I was in Helsinki in December, at a time when the world’s attention on Finland could be boiled down to one word: raking. President Trump’s surreal, imbecilic reference to Finland’s fire prevention plan, thanks to “raking and cleaning,” triggered global sneers and jeers. Finns — with their cool, dry sense of humor — had a field day, sans rakes.
My trip was timed with my covering a fascinating new entry on the rich jazz festival scene across the Atlantic, the now six-year-old We Jazz Festival, prized for showcasing Finnish artists, among others. Its creative and logistically brave conceit: Each show during the eight-day spread takes place in a different venue or in newly invented venue variation.
Upon arrival, my jet lag was soothed by an outlandish concert by the fabulous and impish Finnish jazz maverick Mikko Innanen — a solo baritone sax set — in a large storage unit. We moved to the more “legit” quarters of the new, sonically remarkable G Livelab club, to the heady tune of the new-schooled piano trio Enemy. The next night, action moved to Suvilahti, the retooled industrial grounds that houses the major indie Flow Festival (with a head count of 84,000 this year) by summer’s virtually endless light. We Jazz held forth on several stages — featuring Dalindèo’s tribute to Krzysztof Komeda (Roman Polanski’s composer ally and Polish jazz pioneer), the dazzling young Moskus Trio from Norway and the rightly popular Finnish punk-jazz trio Mopo, featuring female baritone saxist Linda Fredriksson.
Because of its roving nature, We Jazz also makes for an auspicious introduction to the host city herself. Helsinki’s architectural landscape is modern-leaning, thanks in part to the bombing raids during WWII, a conflict which found them at first linked with the Nazis and then Russia and, later, drained of resources via reparations to the USSR, an uneasy neighbor and oppressor over the centuries. But this city at a veritable “end of the earth,” though cold and ever darker as winter descends, is magically resplendent in its own special ways.
Peaceful and meditative power spots, of recent vintage, include the must-see and must-feel modern entry to the all-important sauna culture, the Baltic-nuzzling Löyly, designed by Avanto Architects and opened in 2016. Here, in this “wood-cloaked” contemporary building, a couple of sweaty hours broken up by a dip in the frigid sea and the refreshment of the Finnish gin-based beverage known as a Long Drink does wonders for the body and soul. And don’t miss the Kamppi Chapel, aka the “silent church,” built by K2S Architects Ltd. in 2012, a remarkable womb-like oasis of calm in the harried midst of urban bustle.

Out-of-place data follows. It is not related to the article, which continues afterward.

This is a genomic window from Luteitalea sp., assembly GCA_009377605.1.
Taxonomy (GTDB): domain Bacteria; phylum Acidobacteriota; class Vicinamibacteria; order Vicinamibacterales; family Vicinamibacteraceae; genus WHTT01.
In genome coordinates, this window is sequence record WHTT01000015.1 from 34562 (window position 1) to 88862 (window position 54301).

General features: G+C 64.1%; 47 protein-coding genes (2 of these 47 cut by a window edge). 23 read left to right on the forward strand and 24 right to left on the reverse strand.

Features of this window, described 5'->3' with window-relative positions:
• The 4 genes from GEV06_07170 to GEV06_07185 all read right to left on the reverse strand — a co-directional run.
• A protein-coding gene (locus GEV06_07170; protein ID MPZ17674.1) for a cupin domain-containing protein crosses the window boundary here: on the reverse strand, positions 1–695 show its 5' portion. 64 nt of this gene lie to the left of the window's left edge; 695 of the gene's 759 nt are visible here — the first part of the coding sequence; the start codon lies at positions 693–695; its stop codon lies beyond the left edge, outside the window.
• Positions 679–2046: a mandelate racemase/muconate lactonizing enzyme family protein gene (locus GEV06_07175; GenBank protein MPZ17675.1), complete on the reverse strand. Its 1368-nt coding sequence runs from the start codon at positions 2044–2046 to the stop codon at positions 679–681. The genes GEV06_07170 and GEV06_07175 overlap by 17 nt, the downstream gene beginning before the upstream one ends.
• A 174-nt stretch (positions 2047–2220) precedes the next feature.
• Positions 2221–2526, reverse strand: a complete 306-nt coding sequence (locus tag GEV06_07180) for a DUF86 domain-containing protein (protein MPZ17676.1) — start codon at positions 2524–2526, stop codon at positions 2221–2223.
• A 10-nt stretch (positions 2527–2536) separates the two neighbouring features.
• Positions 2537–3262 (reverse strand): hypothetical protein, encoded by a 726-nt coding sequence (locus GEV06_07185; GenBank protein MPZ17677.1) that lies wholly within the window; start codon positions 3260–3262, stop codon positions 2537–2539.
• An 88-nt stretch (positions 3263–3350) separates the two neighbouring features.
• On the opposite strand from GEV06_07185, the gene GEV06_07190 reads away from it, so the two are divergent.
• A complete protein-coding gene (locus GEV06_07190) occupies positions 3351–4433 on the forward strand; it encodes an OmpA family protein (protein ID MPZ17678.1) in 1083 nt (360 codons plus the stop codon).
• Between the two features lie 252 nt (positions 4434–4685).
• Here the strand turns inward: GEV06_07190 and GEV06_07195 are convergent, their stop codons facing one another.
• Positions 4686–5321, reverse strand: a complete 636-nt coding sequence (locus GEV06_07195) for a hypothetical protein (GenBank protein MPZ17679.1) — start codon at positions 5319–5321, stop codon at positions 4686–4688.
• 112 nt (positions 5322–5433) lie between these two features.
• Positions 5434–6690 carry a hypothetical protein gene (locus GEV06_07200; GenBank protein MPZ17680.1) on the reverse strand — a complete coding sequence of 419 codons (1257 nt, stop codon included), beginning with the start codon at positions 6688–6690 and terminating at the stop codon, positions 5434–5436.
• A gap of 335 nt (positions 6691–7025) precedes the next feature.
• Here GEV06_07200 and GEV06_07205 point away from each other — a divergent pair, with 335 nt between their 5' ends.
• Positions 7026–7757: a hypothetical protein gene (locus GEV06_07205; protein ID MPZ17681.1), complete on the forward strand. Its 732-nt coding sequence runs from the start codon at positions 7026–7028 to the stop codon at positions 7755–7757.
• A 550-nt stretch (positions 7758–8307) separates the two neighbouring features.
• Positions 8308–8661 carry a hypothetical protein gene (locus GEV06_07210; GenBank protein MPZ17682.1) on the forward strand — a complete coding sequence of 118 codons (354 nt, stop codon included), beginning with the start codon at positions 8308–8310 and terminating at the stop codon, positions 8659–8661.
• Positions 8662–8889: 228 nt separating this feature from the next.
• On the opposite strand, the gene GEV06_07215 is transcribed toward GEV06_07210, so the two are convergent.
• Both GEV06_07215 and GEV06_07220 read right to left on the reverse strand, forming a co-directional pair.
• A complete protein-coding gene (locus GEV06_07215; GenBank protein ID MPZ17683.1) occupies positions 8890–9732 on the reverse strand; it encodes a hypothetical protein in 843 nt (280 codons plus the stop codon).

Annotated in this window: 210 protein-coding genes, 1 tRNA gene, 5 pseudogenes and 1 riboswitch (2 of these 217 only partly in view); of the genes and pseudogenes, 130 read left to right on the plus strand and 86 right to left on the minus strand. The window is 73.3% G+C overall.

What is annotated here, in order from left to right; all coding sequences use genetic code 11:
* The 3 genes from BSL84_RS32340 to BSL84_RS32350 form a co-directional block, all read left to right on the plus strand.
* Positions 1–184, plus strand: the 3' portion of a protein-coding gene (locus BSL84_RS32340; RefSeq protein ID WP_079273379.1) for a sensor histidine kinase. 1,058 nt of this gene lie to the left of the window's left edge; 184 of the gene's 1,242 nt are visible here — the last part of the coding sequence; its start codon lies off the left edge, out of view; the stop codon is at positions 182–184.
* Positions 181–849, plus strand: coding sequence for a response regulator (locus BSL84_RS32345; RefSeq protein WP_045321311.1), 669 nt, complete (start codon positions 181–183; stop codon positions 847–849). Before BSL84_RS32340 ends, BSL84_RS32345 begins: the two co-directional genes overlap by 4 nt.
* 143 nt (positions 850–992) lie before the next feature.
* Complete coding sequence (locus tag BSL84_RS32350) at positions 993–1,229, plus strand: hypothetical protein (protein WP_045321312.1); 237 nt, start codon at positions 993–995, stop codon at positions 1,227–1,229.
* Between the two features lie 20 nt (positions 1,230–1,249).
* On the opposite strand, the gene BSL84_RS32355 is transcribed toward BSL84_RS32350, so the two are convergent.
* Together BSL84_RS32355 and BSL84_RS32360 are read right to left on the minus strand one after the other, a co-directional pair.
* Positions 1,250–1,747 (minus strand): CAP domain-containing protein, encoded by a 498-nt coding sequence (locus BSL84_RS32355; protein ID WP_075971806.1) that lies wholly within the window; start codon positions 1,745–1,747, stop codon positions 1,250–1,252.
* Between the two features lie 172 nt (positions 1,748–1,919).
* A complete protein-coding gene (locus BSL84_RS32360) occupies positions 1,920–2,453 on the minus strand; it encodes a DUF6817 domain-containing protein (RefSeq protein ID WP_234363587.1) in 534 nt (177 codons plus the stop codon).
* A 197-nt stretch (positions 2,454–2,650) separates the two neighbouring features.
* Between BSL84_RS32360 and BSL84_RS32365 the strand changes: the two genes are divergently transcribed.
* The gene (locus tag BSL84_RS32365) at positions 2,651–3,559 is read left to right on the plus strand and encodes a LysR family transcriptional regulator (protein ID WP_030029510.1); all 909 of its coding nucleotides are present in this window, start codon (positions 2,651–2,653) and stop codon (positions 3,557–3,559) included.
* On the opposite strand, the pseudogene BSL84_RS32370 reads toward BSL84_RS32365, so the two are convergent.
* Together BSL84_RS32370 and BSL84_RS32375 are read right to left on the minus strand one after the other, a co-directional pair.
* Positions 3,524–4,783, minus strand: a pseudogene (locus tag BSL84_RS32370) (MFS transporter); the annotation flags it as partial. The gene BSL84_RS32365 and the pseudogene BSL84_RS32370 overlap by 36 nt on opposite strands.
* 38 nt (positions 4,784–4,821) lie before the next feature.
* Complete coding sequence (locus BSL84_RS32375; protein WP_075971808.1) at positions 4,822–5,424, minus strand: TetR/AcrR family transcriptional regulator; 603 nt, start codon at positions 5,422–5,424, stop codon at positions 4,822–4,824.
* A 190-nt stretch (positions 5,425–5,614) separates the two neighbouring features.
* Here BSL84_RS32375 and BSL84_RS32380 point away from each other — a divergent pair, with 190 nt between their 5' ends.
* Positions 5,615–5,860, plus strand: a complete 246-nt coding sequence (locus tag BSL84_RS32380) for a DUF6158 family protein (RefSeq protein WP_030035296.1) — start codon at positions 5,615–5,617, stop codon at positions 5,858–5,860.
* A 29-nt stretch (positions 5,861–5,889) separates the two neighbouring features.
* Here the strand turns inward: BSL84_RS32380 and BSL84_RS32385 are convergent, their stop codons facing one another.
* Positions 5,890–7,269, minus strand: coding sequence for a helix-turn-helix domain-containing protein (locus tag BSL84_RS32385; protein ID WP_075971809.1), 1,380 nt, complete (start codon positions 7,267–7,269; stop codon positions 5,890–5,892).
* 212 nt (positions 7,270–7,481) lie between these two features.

For cozy kitsch, bask in the old-school Ekberg Café, but leave the laptop behind — there’s no more WiFi here than there was when it opened in 1852. For more up-to-date yet also charmingly retro kitsch, don’t miss the block partly owned by the mythic Finnish cinema heroes Aki and Mika Kaurismäki (The Man Without a Past, Leningrad Cowboys Go America, Ariel, Matchstick Girl, last year’s beautiful refugee tale, The Other Side of Hope — supposedly Aki’s final film — and other glum-funny beauties).
The Finnish expats, somehow channeling Buster Keaton and Fassbinder among its cultural references and echoes, are national heroes, or antiheroes, depending on who you talk to, given that their darkly deadpanning comic Helsinki sagas don’t necessarily paint a flattering portrait of their home country. But much campy love is poured into the compound consisting of the Club Moscow, the Dubrovnik music club, the Corona pool hall, and the Andorra arthouse theater (site of a magical improvised live film performance/screening, by the Finnish trumpeter of note Verneri Pohjola and drummer Mika Kallio, to Perttu Saksa’s moving nature film Animal Image).
Visit fast, though — gentrification is coming to the block, forcing a move to whereabouts unknown. At a lunch, the subject of the classic Kaurismäki compound’s demise came up, but We Jazz founder Matti Nives sniffed, “It’s just nostalgia. Things have to change.” I asked, “So you’re not the sentimental type?” He grinned and said, “I’m sentimental about the future.”
During my visit, I wondered if I should broach the elephantine topic in the room — rake talk. But then, during a meet-and-greet reception before the long musical Saturday night/Sunday morning, I spoke, half-cheekily, with a woman about the art of raking. Riffing on the subject, which has become a ripe field for bemusement and satirical scorn — especially in California and Finland — she explained, with a very straight face, that in any given Finnish home, “There will be a liquor cabinet, then a rifle cabinet, then a rake cabinet, then shovels … and then a first aid cabinet.”
Suddenly, it was Finnish Rake Culture 101, from the deadpanning source.